Difference between revisions of "Land-use allocation"

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|KeyReference=Doelman et al., in prep; Van Asselen and Verburg, 2012; Verburg et al., 2013;
 
|KeyReference=Doelman et al., in prep; Van Asselen and Verburg, 2012; Verburg et al., 2013;
 
|InputVar=Management intensity crops; Increase in irrigated area - grid; Grass requirement;  Bioenergy production; River discharge - grid; Protected area - grid; Land cover, land use - grid;  Population - grid; Potential crop and grass yield - grid; Crop production;
 
|InputVar=Management intensity crops; Increase in irrigated area - grid; Grass requirement;  Bioenergy production; River discharge - grid; Protected area - grid; Land cover, land use - grid;  Population - grid; Potential crop and grass yield - grid; Crop production;
|Parameter=Accessibility - grid; Regression parameters; CLUmondo specific input - grid; Slope - grid; Other crops;
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|Parameter=Accessibility - grid; Regression parameters; Slope - grid; Other crops; Optional: CLUmondo specific input - grid;
|OutputVar=Crop fraction in agricultural area - grid; Bioenergy area; Extensive grassland area - grid; Agricultural area - grid; Land suitability - grid; Intensive grassland area; Land systems - grid;
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|OutputVar=Crop fraction in agricultural area - grid; Bioenergy area; Extensive grassland area - grid; Agricultural area - grid; Land suitability - grid; Intensive grassland area; Optional: Land systems - grid;
 
|Description=About one third of the Earth’s land area is under cropland and pasture. The proportion of areas suitable for agriculture that is already in use is even larger. Humans strongly depend on agricultural production, as supported by soils and climatic circumstances, and thus need to rely on a continued functioning of these systems. On the other hand, major environmental problems rise from the size and intensity of agricultural land use, for example greenhouse gas emissions, distortions of the nutrient and water cycles, and biodiversity loss. Total agricultural area, globally or in a region, may be sufficient to assess the first order effects of production potential and environmental impacts. However, the location of agricultural land in a region or landscape is extremely important because yields of crops and grass depend on soil and climate, and also on spatially heterogeneous socio-economic factors, and because many impacts are location dependent.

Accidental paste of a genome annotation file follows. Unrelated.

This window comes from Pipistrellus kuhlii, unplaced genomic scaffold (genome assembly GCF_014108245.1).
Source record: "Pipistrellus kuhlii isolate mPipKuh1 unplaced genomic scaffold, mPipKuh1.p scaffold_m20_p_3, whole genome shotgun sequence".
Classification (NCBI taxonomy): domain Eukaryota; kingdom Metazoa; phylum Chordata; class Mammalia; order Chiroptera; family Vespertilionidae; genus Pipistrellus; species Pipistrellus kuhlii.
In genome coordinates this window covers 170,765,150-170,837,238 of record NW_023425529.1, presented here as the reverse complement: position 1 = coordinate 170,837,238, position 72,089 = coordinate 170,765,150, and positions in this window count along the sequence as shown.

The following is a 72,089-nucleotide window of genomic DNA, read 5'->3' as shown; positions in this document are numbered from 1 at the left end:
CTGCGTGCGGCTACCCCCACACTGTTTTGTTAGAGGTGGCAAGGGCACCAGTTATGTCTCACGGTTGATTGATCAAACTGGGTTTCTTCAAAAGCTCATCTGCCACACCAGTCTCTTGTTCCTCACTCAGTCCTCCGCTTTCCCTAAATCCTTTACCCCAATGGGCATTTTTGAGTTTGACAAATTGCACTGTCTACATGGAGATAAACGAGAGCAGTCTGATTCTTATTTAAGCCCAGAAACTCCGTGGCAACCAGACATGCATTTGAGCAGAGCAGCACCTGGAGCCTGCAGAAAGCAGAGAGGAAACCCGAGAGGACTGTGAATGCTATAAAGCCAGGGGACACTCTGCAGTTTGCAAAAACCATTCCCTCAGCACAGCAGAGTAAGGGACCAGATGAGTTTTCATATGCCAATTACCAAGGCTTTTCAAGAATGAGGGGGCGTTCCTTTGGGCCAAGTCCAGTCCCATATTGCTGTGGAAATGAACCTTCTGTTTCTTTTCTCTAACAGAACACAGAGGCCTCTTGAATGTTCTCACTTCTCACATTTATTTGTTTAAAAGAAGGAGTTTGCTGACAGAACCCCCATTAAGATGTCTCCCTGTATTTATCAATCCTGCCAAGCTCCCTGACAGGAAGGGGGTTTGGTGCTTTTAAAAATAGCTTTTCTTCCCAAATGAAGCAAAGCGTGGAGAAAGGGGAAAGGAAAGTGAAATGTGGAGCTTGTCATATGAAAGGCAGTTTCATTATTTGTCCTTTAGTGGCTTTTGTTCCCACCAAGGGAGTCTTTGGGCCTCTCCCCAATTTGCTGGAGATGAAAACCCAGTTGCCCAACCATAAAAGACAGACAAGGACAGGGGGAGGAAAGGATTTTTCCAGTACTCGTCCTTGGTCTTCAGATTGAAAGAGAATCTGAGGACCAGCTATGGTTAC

|Description=About one third of the Earth’s land area is under cropland and pasture. The proportion of areas suitable for agriculture that is already in use is even larger. Humans strongly depend on agricultural production, as supported by soils and climatic circumstances, and thus need to rely on a continued functioning of these systems. On the other hand, major environmental problems rise from the size and intensity of agricultural land use, for example greenhouse gas emissions, distortions of the nutrient and water cycles, and biodiversity loss. Total agricultural area, globally or in a region, may be sufficient to assess the first order effects of production potential and environmental impacts. However, the location of agricultural land in a region or landscape is extremely important because yields of crops and grass depend on soil and climate, and also on spatially heterogeneous socio-economic factors, and because many impacts are location dependent.
  

Revision as of 15:11, 4 November 2016

Land-use allocation model in IMAGE 3.0
Flowchart Land-use allocation. See also the Input/Output Table on the introduction page.

Key policy issues

  • How will changes in agricultural demand and trade affect future land-use patterns?
  • How will land-use regulation, such as protected areas and REDD schemes, affect future land use and the impacts of land-use change?
  • How can agricultural intensification increase global food production, and what policies will contribute to this?

Introduction